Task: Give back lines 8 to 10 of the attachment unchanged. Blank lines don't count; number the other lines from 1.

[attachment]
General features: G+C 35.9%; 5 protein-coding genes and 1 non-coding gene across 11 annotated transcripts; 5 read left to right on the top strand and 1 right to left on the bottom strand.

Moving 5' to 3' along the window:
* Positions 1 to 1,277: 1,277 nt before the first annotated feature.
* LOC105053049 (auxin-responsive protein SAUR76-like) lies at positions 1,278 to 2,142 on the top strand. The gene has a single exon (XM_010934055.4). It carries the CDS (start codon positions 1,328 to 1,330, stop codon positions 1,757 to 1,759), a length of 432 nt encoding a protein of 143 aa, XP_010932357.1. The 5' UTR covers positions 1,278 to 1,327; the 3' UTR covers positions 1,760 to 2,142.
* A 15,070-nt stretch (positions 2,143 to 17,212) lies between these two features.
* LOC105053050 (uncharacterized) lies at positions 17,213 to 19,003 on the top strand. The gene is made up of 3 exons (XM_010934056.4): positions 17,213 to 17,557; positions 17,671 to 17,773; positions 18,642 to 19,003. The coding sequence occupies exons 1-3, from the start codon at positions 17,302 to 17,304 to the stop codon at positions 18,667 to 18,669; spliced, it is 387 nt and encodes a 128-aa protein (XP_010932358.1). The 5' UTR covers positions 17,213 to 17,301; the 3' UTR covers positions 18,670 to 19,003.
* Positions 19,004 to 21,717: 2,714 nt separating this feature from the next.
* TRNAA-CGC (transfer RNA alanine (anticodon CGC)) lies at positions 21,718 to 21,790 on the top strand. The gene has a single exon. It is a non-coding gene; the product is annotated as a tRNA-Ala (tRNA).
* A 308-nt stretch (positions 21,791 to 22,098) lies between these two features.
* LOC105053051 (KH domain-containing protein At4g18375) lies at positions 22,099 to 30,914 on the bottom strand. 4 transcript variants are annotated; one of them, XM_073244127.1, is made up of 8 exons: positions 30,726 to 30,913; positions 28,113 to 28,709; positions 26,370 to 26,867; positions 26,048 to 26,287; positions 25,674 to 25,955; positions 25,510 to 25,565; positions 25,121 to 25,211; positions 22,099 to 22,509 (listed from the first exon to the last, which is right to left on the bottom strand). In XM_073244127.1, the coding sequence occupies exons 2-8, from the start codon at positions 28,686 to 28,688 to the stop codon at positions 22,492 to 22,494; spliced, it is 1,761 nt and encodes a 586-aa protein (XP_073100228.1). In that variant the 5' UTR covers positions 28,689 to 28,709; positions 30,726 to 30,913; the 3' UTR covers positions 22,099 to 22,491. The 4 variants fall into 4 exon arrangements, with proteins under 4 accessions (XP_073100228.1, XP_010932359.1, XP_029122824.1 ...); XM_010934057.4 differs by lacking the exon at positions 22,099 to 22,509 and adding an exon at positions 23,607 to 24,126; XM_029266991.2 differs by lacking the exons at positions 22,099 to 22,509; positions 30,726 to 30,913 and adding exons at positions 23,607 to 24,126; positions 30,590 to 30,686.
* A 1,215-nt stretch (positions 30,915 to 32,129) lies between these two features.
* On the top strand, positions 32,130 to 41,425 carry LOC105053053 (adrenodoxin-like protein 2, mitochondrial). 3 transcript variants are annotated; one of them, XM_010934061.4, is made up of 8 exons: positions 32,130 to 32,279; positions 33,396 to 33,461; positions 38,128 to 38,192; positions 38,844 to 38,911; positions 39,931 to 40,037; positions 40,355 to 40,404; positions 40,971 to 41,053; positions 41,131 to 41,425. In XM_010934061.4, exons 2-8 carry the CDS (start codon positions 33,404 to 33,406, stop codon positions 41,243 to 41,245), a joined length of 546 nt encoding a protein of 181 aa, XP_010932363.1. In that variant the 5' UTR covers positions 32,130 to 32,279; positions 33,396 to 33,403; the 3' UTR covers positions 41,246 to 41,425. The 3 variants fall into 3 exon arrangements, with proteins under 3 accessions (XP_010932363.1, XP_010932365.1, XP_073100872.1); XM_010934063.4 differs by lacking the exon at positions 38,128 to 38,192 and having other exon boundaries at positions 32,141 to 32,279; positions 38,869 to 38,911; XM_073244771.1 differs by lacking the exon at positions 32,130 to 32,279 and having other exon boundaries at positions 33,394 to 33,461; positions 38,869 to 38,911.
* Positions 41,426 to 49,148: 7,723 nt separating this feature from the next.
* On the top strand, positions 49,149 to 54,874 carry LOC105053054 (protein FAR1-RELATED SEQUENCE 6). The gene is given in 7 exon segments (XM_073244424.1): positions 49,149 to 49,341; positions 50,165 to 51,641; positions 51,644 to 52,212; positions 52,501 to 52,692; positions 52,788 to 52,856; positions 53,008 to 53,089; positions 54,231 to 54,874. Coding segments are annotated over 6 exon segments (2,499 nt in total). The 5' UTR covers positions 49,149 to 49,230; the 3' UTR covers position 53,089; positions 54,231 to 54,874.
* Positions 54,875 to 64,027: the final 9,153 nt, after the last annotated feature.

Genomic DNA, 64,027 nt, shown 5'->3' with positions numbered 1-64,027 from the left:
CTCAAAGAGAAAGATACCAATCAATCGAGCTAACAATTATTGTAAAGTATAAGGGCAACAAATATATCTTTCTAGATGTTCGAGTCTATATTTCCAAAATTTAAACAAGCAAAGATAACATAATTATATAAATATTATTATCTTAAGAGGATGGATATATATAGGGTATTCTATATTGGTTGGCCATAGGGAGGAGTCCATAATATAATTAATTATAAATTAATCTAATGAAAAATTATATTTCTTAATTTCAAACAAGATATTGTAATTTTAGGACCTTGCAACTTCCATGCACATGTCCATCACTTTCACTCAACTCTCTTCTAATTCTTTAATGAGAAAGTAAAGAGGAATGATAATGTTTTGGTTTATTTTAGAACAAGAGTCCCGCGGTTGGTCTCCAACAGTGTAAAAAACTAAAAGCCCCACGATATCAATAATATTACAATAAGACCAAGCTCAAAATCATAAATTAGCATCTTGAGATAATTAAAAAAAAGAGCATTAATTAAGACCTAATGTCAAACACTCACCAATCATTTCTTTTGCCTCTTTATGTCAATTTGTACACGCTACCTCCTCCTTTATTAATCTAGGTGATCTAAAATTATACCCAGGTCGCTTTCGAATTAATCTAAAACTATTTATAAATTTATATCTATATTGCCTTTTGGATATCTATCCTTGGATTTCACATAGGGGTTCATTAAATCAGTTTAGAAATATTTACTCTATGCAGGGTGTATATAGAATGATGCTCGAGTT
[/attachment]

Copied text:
* TRNAA-CGC (transfer RNA alanine (anticodon CGC)) lies at positions 21,718 to 21,790 on the top strand. The gene has a single exon. It is a non-coding gene; the product is annotated as a tRNA-Ala (tRNA).
* A 308-nt stretch (positions 21,791 to 22,098) lies between these two features.
* LOC105053051 (KH domain-containing protein At4g18375) lies at positions 22,099 to 30,914 on the bottom strand. 4 transcript variants are annotated; one of them, XM_073244127.1, is made up of 8 exons: positions 30,726 to 30,913; positions 28,113 to 28,709; positions 26,370 to 26,867; positions 26,048 to 26,287; positions 25,674 to 25,955; positions 25,510 to 25,565; positions 25,121 to 25,211; positions 22,099 to 22,509 (listed from the first exon to the last, which is right to left on the bottom strand). In XM_073244127.1, the coding sequence occupies exons 2-8, from the start codon at positions 28,686 to 28,688 to the stop codon at positions 22,492 to 22,494; spliced, it is 1,761 nt and encodes a 586-aa protein (XP_073100228.1). In that variant the 5' UTR covers positions 28,689 to 28,709; positions 30,726 to 30,913; the 3' UTR covers positions 22,099 to 22,491. The 4 variants fall into 4 exon arrangements, with proteins under 4 accessions (XP_073100228.1, XP_010932359.1, XP_029122824.1 ...); XM_010934057.4 differs by lacking the exon at positions 22,099 to 22,509 and adding an exon at positions 23,607 to 24,126; XM_029266991.2 differs by lacking the exons at positions 22,099 to 22,509; positions 30,726 to 30,913 and adding exons at positions 23,607 to 24,126; positions 30,590 to 30,686.